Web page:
About the National Institute on Scientific Teaching

Philosophy

The National Institute on Scientific Teaching is a non-profit organization devoted to empowering and inspiring the transformation of STEM education through evidence-based teaching practices. The Institute is dedicated to STEM education reform by improving science literacy and increasing diversity in the academia in universities across the United States.

We draw scientific teaching principles from models supported by peer-reviewed research and support participants to directly apply these principles in their classrooms and in their course development. The curriculum includes core elements of active learning strategies, effective assessment development, and inclusive teaching practices. Institute alumni continue to actively transform STEM education on their home campuses, contribute to national STEM education initiatives, and disseminate their evidence-based teaching efforts and research through peer reviewed publications.

Background

Founded by Professors Jo Handelsman and Bill Wood in 2004, the institute was fueled in part by the 2003 National Research Council report, Bio2010: Tranforming Undergraduate Education for Future Research Biologists. This report promoted faculty development as a crucial component of improving undergraduate education, recommending that universities provide faculty with opportunities to refine classroom techniques and better integrate math and physical sciences concepts into biology instruction. The “Summer Institute” began as an intensive series of multi-day workshops at the University of Wisconsin-Madison, where it was held for eight years. The single institute expanded to multiple regional institutes across the country, with support from the National Science Foundation, National Academy of Sciences, Howard Hughes Medical Institute and Helmsley Charitable Trust. The Mobile Summer Institutes began in 2014, designed to draw participants from the same department or institution. In addition to evidence-based teaching workshops, the Mobile Summer Institutes provide instruction in peer evaluation to drive long-term reflective teaching as well as facilitated strategic planning to develop a shared vision between administrators and mobile Summer Institute participants. In 2020, NIST became an independent non-profit organization.

Programs

The primary goal of NIST is to introduce STEM educators to the principles of evidence-based teaching. Participants include college and university faculty and future faculty from both research- and teaching-intensive institutions. Current programs include both in-person and online workshops and institutes which vary in duration.

Image of "Bio 2010: Transforming Undergraduate Eductin for Future Research Biologists" book cover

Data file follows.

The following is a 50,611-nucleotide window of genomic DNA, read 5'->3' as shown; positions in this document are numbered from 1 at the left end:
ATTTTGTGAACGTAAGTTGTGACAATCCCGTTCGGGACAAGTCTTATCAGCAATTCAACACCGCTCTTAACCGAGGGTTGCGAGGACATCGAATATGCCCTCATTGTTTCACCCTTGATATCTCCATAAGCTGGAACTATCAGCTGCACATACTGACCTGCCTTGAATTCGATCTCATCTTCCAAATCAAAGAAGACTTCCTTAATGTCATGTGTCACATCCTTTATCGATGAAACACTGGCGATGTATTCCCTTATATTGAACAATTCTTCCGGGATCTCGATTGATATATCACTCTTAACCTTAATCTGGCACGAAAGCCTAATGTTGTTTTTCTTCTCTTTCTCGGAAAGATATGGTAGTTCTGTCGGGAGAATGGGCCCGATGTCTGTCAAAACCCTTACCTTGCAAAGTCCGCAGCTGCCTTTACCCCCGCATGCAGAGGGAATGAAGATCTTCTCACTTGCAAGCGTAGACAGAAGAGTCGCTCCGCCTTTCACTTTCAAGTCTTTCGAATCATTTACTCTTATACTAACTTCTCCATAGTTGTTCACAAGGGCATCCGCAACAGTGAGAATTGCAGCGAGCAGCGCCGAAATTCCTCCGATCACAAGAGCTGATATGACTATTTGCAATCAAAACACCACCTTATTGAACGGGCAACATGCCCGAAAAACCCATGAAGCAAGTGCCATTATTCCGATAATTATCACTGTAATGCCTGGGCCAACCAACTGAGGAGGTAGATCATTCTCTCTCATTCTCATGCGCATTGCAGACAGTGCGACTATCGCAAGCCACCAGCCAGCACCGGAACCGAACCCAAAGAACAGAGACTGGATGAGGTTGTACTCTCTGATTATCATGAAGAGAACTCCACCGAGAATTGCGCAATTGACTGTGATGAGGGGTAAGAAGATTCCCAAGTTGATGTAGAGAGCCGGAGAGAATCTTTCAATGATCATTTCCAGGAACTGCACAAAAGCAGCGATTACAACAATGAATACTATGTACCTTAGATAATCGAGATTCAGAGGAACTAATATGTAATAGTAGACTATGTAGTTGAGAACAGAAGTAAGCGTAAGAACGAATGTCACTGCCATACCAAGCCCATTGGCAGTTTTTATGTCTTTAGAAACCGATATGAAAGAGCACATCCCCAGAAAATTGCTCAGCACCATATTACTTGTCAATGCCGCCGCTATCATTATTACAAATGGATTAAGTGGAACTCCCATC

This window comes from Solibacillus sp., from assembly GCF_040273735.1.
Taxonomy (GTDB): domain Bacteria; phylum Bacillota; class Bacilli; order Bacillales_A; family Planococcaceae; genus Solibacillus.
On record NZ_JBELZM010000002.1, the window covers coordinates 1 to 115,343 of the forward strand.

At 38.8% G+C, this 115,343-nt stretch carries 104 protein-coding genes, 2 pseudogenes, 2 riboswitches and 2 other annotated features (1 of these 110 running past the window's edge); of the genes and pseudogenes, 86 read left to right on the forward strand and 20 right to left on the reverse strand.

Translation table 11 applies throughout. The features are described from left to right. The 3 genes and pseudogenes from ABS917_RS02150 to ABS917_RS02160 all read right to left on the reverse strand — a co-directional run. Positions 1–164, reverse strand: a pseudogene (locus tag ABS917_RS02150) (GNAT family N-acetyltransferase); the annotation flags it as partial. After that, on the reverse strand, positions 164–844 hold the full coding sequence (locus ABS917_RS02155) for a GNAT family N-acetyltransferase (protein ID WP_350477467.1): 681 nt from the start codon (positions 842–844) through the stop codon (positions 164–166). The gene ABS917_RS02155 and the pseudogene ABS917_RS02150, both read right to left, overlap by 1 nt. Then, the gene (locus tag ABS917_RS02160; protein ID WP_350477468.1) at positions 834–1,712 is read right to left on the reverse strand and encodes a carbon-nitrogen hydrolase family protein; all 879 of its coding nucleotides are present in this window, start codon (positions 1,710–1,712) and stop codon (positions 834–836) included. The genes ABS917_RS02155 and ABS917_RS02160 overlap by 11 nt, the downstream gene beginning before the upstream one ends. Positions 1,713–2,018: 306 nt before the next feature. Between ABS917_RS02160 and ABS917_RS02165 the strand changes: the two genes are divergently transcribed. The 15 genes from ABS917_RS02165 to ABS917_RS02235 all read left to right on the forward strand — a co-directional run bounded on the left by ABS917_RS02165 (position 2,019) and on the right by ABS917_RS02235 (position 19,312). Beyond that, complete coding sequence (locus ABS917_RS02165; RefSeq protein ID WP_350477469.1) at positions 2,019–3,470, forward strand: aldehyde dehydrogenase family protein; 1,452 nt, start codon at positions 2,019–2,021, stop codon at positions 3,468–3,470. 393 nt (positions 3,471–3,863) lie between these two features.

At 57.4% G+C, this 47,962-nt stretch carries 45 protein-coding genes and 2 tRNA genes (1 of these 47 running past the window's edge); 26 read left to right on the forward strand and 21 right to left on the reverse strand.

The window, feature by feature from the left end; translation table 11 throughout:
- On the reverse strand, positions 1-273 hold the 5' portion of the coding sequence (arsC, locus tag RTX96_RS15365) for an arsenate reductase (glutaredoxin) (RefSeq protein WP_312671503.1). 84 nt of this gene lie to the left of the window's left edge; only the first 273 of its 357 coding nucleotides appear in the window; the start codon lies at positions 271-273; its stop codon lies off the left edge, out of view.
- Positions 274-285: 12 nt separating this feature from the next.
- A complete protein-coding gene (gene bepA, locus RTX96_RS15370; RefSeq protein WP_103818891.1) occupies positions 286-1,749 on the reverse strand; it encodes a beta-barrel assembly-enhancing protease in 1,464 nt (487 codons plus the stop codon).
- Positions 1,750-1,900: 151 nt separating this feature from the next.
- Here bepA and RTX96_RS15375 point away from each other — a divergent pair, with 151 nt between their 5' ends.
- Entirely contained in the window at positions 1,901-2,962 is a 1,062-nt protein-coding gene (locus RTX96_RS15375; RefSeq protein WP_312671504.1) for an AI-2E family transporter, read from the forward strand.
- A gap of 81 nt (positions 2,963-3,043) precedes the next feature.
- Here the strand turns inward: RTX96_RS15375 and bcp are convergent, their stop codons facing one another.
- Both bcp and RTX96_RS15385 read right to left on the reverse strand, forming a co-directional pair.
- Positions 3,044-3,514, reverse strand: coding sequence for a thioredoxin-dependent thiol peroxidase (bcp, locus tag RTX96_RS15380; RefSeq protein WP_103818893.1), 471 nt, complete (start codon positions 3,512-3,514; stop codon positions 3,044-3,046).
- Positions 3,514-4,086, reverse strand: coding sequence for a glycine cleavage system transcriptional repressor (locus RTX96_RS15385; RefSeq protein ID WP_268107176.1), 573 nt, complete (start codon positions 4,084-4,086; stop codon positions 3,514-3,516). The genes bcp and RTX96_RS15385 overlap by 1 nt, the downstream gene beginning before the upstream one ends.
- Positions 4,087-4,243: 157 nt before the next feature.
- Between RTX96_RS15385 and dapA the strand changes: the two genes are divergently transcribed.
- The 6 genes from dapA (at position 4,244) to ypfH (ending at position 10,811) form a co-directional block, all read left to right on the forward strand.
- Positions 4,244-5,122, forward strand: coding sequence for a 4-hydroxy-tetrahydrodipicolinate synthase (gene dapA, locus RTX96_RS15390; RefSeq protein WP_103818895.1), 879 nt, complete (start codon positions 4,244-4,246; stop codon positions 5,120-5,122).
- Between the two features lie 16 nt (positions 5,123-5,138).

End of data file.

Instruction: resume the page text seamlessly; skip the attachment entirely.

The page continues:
Image of "Vision and Change in Undergradute Biology Education: A Call to Action" book cover
Impact

Over 350 colleges and universities from across the United States and abroad, have sent over 2,000 faculty and future faculty to a total of 56 Institutes. The majority of surveyed program alumni report that the Institute training helped them increase their use of scientific teaching practices. Data from over 70 faculty and 5,000 students indicate increased student engagement and intent to persist in science when faculty trained in scientific teaching implement at high levels. NIST/Summer Institutes programs are often referenced in the literature as making a significant impact on STEM education in the United States.

Testimonials

"It was a wonderful experience, and I hope that more of my colleagues attend next year, so that an entire army of faculty are equipped with the latest weapons to make STEM education meaningful and a joy for all students."

 

"The Institute was an amazing experience and I would highly recommend to other colleagues. It was one of the best teaching experiences I have had in my career."

 

"It was great to observe how active learning in groups led to participation by all participants which allowed everyone to see the strengths of the model."

 

"For me the sessions have been extremely valuable because we have been actually practicing instead of just hearing about the topics in theory."

"This was a very valuable professional development opportunity for me. I feel better equipped with arguments for helping drive change in undergraduate education."

 

"I learned SO much, made some valuable professional connections, and got practice developing an active learning activity that was peer evaluated. The material was presented in a way that I felt like I could immediately apply/implement things from each session immediately in my classroom."

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